Approved: 06.02.2013

David Ainley

Artist, Lecturer / academic, Writer

Approved: 06.02.2013

For nearly fifty years David Ainley's paintings have involved approaches in which changing states and 'histories' have been significant concerns. In the 1960s studies of processes of plant growth influenced biomorphic images which The Guardian noted for their 'poetic intensity', 'invariably imaginative, non-repetitive, and unpredictable'. The systems method he developed

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  • Location: Bolehill, Wirksworth, East Midlands
  • Contexts: Curatorial
  • Artforms: Drawing, Installation, Painting
  • Tags: cultural landscape, painting, landscape, human labour, cornwall, mining, process, systems, drawing, derbyshire, place names, textwork, biomorphic, southwell minster, exhibition
 
 

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    Biography

    For nearly fifty years David Ainley's paintings have involved approaches in which changing states and 'histories' have been significant concerns. In the 1960s studies of processes of plant growth influenced biomorphic images which The Guardian noted for their 'poetic intensity', 'invariably imaginative, non-repetitive, and unpredictable'. The systems method he developed in the 1970s evolved from an engagement with the 'Game of Life' devised by the mathematician John Horton Conway, then at Cambridge. A reviewer at this time wrote of Ainley as 'an artist of intense concentration and intelligence'. Whilst having characteristics of some abstract painting these and subsequent works have strong metaphorical content arising, in part, from the artist's engagement with the lengthy procedures involved in their making. Since 1995 his work has been concerned with a distillation of ideas and experiences concerning landscape and labour, informed by research into mining and quarrying in Derbyshire, Cornwall and the North Pennines. Ainley's paintings and drawings initially strike many viewers as minimalist but on closer investigation their complexity reveals itself. Arising from an ongoing exploration of ways in which the materials and structures of painting and drawing may be infused with referential and expressive content, these intense and subtly beautiful works recast conventions in the representation of landscape and heritage. Rather than adopting a traditional approach in which, in the artist's view, the aestheticization of landscape as scenery has contributed to a disregard for human endeavour that has shaped our world, and without depicting figures or rekindling social realism, David Ainley sees himself as '(re)figuring landscape' through ambitious painting practices. His art is informed by interests in experimental classical music, poetry, mining history and cultural geography. These slow paintings and drawings are at odds with the expectations and perceptions of seekers of instant visual gratification and sound-bites.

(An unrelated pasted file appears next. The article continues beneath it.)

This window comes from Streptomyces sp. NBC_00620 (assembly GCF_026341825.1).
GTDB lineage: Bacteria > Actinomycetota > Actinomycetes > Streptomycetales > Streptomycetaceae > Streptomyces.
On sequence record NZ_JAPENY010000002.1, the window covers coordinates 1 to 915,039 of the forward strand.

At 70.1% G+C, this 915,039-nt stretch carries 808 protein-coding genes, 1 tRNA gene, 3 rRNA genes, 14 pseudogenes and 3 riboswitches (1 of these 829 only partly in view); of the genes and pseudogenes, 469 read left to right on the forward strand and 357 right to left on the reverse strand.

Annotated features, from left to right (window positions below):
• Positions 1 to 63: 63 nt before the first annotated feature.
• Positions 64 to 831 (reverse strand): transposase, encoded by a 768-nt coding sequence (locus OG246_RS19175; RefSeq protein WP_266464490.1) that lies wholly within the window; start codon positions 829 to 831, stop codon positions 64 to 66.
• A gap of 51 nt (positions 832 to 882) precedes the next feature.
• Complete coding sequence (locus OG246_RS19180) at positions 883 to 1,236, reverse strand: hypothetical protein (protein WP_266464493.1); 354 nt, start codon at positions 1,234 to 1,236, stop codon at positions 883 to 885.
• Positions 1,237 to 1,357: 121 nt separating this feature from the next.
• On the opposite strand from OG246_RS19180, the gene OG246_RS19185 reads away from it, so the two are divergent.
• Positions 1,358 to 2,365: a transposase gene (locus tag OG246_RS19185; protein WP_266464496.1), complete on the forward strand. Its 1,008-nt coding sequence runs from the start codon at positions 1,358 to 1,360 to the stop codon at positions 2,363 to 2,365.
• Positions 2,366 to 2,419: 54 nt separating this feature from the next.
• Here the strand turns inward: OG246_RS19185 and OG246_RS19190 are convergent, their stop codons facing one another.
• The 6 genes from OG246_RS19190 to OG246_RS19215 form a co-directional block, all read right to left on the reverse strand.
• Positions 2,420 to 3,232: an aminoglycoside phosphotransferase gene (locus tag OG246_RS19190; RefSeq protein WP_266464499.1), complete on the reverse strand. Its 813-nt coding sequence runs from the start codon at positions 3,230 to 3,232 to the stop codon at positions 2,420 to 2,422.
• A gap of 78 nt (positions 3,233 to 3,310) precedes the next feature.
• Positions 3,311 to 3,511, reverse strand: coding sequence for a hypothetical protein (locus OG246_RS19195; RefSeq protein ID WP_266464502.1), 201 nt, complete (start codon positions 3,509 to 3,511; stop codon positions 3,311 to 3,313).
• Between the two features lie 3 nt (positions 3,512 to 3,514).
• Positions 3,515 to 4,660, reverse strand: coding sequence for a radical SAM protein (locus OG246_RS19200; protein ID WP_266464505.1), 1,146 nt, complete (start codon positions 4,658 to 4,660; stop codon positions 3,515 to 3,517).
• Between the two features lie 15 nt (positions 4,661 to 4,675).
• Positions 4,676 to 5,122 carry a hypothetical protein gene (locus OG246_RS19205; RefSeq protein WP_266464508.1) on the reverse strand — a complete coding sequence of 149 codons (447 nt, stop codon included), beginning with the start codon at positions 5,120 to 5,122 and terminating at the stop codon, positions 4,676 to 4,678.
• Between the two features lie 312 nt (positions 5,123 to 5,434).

CV & Education

    Selected Solo Exhibitions 2012 - 'Encounters': David Ainley Paintings, Southwell Minster, Nottinghamshire 2011 - 'Lie of the Land': David Ainley Paintings & Drawings, New Court Gallery, Repton 2010 - 'Reservoirs of Darkness': David Ainley Paintings & Drawings, Wallner Gallery, Lakeside Arts Centre, Nottingham 1966 - David Ainley: Recent Paintings, Ikon Gallery, Birmingham Selected Group Exhibitions 2013 'The Discipline of Painting' (with Trevor Sutton, Katrina Blannin, Luke Frost, Dan Roach, Andrew Parkinson, Lauri Hopkins, curated by David Manley), 'Excavations & Estuaries' (with Judith Tucker, Harriet Tarlo, Susan Derges, David Walker-Barker, curated by Linda Ingham), 2012 - ING Discerning Eye 2012 (Shows curated by Doris Lockhart, Albert Irvin & Gerald Walker), Mall Galleries, London,  2005 - Jerwood Drawing Prize 2005 (3 works selected) Jerwood Space, London (& tour) and Jerwood Drawing Prize 2002 (Cheltenham & tour). Winner of the Derby City Open Exhibition 2004 with the painting 'Landscape Issues: Dark Prospect'.

    From 2001 to 2005 David Ainley was engaged by Winsor & Newton to lecture on materials and techniques in the practice of painting in over 25 Fine Art Departments in Universities and Colleges. He was an active member of the Midland Group, Nottingham (founder member of The Midland Art and Community Centre Ltd) and of the Derby Group.  He has a biographical entry in Buckman, D. (2006) Dictionary of Artists in Britain since 1945 (Vol. 1) Bristol: Art Dictionaries Ltd., and in Fineran, J (2003) An Illustrated Who’s Who of Artists in Derbyshire.    

    David Ainley has extensive experience since 1964 in teaching Fine Art practice and theory in universities, colleges and schools (presently at the University of Nottingham), and for many years in art education and initial and postgraduate teacher education in art (University of Derby).